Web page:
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Proceedings Paper

Modeling the astrometric performance of the Space Interferometry Mission
Author(s): Stewart L. Moses; Elizabeth D. Johnson; Michael J. Wehner; C. Gregory Hull-Allen; John A. Spina
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Paper Abstract

The Space Interferometer Mission (SIM) will achieve important science objectives of NASA's Origins program by performing astrometric measurements of targets within and beyond our galaxy with a precision of the order of a few microarcseconds. This accuracy can only be attained by carefully balancing sources of astrometric error arising from the systematic accuracy of the interferometer, thermal distortions, vibration caused by spacecraft systems, and errors in knowledge of the spacecraft's altitude and velocity. A rigorous systems engineering approach must be applied to the conduct of trades between these different sources of error and the TRW SIM Study Team has developed a mathematical model of the performance of SIM to support these trades. This paper shows how the model is constructed using simple analytical relationships and then employed to determine the dependence of system performance on a wide range of configuration parameters, such as baseline length, aperture size, and attitude knowledge. These studies indicate where subsystem performance requirements are critical and where requirements may be relaxed with little degradation of overall astrometric accuracy.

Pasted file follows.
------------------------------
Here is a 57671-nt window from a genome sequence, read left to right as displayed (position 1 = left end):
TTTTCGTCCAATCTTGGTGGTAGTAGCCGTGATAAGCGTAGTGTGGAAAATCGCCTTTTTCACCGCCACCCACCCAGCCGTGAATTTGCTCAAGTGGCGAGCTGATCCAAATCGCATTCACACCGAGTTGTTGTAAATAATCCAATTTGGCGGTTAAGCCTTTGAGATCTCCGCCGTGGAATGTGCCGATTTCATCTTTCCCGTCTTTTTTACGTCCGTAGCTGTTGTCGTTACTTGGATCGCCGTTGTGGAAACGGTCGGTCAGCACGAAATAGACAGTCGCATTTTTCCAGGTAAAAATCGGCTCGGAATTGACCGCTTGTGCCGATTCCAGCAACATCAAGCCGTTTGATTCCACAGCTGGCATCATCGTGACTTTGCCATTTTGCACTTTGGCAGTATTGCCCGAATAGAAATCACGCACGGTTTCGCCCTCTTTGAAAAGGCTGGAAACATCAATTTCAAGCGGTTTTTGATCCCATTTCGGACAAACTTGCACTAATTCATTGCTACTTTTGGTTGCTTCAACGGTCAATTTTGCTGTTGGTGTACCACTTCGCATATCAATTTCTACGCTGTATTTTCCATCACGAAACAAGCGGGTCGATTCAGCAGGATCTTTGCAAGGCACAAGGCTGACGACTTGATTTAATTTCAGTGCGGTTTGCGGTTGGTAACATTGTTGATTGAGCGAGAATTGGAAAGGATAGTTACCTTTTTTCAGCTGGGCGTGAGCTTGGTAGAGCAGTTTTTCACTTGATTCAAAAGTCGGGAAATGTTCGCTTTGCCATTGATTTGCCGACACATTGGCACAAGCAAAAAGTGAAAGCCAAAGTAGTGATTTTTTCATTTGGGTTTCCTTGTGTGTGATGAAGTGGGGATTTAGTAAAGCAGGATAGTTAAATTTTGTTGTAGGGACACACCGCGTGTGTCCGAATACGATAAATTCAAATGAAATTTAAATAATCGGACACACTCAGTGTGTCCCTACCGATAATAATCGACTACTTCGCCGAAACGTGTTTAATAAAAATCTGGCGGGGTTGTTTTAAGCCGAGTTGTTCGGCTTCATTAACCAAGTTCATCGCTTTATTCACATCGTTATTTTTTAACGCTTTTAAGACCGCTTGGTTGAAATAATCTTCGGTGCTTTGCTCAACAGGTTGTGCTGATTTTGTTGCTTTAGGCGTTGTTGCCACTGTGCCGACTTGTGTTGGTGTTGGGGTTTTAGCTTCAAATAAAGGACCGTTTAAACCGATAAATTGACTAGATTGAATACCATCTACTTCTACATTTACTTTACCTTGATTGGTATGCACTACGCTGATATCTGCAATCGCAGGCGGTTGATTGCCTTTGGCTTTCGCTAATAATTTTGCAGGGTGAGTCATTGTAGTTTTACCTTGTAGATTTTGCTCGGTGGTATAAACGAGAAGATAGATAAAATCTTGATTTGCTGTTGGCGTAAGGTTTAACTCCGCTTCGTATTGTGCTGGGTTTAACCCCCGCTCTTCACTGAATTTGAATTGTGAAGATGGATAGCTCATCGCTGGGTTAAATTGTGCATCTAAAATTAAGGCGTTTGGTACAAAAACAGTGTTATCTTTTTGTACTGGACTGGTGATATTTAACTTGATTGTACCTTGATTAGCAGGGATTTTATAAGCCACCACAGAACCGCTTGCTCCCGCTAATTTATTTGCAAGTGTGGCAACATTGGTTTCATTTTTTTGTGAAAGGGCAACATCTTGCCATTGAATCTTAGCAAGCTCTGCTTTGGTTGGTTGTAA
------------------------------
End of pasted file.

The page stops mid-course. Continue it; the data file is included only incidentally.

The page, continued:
Paper Details

Date Published: 24 July 1998
PDF: 7 pages
Proc. SPIE 3350, Astronomical Interferometry, (24 July 1998); doi: 10.1117/12.317184
Show Author Affiliations
Stewart L. Moses, TRW Space & Electronics Group (United States)
Elizabeth D. Johnson, TRW Space & Electronics Group (United States)
Michael J. Wehner, TRW Space & Electronics Group (United States)
C. Gregory Hull-Allen, Bauer Associates, Inc. (United States)
John A. Spina, Eastman Kodak Co. (ret.) (United States)

Published in SPIE Proceedings Vol. 3350:
Astronomical Interferometry
Robert D. Reasenberg, Editor(s)

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